Armed with these insights, you’ll be able to provide the client with tailored advice and guidance on how to use the products and services your bank offers to finance their growth, mitigate risks, improve efficiency, and more. In short: You can become an indispensable trusted advisor who knows how to help their business thrive.

Bankers should choose their own niches too

As an individual banker, you also can bring the niche expertise concept down to the micro-level by choosing a handful of industries to focus your calling efforts on. But what’s the best way to identify the best four or five niches for you?

As I explain in depth in the Barlow webinar, there are some key indicators to consider as you select niches. Change in year-over-year employment within a sector can be a good indicator of the growth or contraction of the industries within that sector, for example.

There are other various headwinds and tailwinds that can impact a niche’s desirability as well. Some factors you might consider as you select a niche:

  • How is the niche being impacted by higher consumer spending or changes in government spending as a result of the recent $1.2 trillion infrastructure bill?
  • How have recent supply chain issues affected the niche, and what is their outlook for recovering from those challenges?
  • Is the industry being hard-hit by issues like labor shortages and high inflation?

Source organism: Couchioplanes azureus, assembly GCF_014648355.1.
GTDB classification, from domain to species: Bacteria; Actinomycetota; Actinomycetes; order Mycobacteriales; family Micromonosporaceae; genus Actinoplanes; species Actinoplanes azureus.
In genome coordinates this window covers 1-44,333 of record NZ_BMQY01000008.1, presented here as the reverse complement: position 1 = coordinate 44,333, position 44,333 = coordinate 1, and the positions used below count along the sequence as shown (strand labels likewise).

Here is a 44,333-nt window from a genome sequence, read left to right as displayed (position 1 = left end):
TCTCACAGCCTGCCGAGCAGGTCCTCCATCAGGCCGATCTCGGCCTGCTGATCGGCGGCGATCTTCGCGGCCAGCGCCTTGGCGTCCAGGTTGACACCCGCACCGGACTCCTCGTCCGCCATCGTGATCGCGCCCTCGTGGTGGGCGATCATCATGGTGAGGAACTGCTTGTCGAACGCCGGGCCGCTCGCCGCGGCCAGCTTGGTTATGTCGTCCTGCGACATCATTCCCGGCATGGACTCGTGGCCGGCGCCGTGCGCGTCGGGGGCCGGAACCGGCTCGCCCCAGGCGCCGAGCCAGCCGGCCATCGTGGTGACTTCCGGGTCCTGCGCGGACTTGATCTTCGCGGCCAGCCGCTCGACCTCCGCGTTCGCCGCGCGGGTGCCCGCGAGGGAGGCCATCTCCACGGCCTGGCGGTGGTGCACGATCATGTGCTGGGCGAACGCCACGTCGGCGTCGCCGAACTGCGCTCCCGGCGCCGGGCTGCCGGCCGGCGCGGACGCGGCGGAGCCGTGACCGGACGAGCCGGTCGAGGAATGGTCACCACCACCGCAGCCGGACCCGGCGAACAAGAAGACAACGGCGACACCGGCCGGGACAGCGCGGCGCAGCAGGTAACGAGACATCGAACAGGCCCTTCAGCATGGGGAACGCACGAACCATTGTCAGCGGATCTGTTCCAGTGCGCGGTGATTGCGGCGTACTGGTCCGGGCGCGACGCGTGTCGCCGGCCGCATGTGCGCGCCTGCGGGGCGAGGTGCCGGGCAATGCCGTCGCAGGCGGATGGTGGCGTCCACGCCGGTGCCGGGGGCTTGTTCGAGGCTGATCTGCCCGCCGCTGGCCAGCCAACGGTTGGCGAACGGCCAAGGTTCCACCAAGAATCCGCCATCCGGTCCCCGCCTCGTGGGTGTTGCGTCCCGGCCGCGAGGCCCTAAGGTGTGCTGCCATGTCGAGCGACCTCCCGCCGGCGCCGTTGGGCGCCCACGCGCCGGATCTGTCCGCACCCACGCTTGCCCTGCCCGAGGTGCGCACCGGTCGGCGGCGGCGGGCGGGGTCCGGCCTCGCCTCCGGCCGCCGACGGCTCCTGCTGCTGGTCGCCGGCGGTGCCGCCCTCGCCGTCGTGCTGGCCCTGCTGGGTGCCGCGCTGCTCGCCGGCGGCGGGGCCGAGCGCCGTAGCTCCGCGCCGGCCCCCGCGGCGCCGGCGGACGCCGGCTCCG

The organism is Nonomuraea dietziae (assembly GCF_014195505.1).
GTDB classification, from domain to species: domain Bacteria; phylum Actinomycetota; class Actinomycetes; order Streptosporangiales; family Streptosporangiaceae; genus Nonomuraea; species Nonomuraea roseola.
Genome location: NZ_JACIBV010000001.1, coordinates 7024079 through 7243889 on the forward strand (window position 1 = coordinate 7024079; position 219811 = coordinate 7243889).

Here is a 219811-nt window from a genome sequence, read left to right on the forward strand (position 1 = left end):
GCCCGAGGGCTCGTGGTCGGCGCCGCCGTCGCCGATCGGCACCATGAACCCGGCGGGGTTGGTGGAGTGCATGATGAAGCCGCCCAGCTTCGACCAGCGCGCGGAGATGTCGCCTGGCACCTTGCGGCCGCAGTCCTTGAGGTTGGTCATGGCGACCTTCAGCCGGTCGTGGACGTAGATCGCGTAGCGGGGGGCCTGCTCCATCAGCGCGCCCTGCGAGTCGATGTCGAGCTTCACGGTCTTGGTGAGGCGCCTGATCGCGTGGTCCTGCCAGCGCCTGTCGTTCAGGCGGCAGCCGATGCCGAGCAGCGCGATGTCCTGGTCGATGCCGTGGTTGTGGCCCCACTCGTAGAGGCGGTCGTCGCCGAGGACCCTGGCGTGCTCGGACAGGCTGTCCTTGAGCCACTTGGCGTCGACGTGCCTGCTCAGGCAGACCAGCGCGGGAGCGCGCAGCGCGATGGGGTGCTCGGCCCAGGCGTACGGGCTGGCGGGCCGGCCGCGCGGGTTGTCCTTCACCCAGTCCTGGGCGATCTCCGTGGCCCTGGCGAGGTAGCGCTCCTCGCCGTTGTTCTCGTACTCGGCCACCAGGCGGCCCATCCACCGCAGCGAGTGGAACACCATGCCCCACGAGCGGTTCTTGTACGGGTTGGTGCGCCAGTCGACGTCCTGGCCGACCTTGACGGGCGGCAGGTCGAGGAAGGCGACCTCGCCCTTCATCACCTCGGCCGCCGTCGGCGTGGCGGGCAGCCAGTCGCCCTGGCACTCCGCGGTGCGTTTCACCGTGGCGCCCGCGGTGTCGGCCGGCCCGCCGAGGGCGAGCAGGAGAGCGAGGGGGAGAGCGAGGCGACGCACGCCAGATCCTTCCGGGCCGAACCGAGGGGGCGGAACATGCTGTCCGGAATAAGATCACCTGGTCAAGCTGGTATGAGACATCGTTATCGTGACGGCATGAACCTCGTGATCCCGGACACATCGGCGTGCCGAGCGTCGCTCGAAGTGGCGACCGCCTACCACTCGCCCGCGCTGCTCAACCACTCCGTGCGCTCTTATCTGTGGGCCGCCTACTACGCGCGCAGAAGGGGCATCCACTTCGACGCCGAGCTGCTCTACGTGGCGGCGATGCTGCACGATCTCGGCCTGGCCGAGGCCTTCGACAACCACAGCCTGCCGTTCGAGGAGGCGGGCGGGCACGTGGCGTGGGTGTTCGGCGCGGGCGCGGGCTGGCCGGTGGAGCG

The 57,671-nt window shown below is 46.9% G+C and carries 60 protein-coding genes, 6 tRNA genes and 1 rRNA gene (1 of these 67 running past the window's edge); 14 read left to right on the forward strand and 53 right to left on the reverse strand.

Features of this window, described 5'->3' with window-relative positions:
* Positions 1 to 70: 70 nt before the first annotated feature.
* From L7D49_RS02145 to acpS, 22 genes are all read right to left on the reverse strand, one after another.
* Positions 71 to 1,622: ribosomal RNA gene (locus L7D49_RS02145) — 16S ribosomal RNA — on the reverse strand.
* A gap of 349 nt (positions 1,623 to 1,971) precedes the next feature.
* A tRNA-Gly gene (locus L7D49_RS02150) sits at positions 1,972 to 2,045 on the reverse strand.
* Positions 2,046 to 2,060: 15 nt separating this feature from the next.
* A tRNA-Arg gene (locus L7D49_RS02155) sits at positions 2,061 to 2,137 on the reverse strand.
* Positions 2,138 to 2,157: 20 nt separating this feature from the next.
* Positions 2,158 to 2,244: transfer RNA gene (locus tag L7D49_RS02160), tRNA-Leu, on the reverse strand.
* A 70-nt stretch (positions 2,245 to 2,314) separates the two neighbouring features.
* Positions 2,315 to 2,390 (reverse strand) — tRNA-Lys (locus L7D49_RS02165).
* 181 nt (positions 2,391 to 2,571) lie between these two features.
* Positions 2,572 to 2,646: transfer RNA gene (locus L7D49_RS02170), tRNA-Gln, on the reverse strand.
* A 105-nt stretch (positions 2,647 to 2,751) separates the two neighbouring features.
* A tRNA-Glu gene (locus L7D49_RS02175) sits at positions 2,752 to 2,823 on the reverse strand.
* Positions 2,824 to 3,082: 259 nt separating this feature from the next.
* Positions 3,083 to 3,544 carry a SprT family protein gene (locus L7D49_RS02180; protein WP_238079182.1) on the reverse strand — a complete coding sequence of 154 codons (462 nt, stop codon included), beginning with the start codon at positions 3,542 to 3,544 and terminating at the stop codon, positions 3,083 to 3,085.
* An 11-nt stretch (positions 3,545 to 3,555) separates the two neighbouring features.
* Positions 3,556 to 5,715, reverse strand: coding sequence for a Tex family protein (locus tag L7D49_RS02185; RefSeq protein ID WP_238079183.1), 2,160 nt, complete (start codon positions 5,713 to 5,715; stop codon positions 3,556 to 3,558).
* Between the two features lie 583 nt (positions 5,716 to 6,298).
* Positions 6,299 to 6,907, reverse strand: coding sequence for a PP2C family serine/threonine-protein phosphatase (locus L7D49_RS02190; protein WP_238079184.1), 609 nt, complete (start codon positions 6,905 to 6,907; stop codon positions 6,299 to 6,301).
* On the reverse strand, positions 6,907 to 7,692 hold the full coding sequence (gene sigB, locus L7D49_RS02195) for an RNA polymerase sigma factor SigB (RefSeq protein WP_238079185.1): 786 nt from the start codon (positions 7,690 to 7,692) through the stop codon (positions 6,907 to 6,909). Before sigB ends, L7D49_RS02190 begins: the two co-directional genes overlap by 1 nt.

• Are concerns around COVID-19 impacting the industry? Are there concerns about further shutdowns, for example? Or conversely, has the industry seen an increase in demand as a result of COVID?

(Be sure to check out the full Barlow webcast recording to see more details on how these factors can work to the advantage or disadvantage of specific industries. I also share some specific tips on what banks can do to tap into and showcase their industry expertise!)

Finally, I encourage people to select niches that they personally find interesting. If you think mattress manufacturers are a snooze in more ways than one, that’s not the right industry for you to focus on. You’re going to be putting in a fair amount of time to become an expert on an industry, so it might as well be something you find intriguing to learn about!

>> Click here to purchase and view the full Barlow webcast recording. (Note: This webcast is free of charge to members of any of Barlow Research’s Syndicated Research Programs [Small Business, Middle Market and/or Digital Business Banking].)

Photo credit:  Kampus Productions from Pexels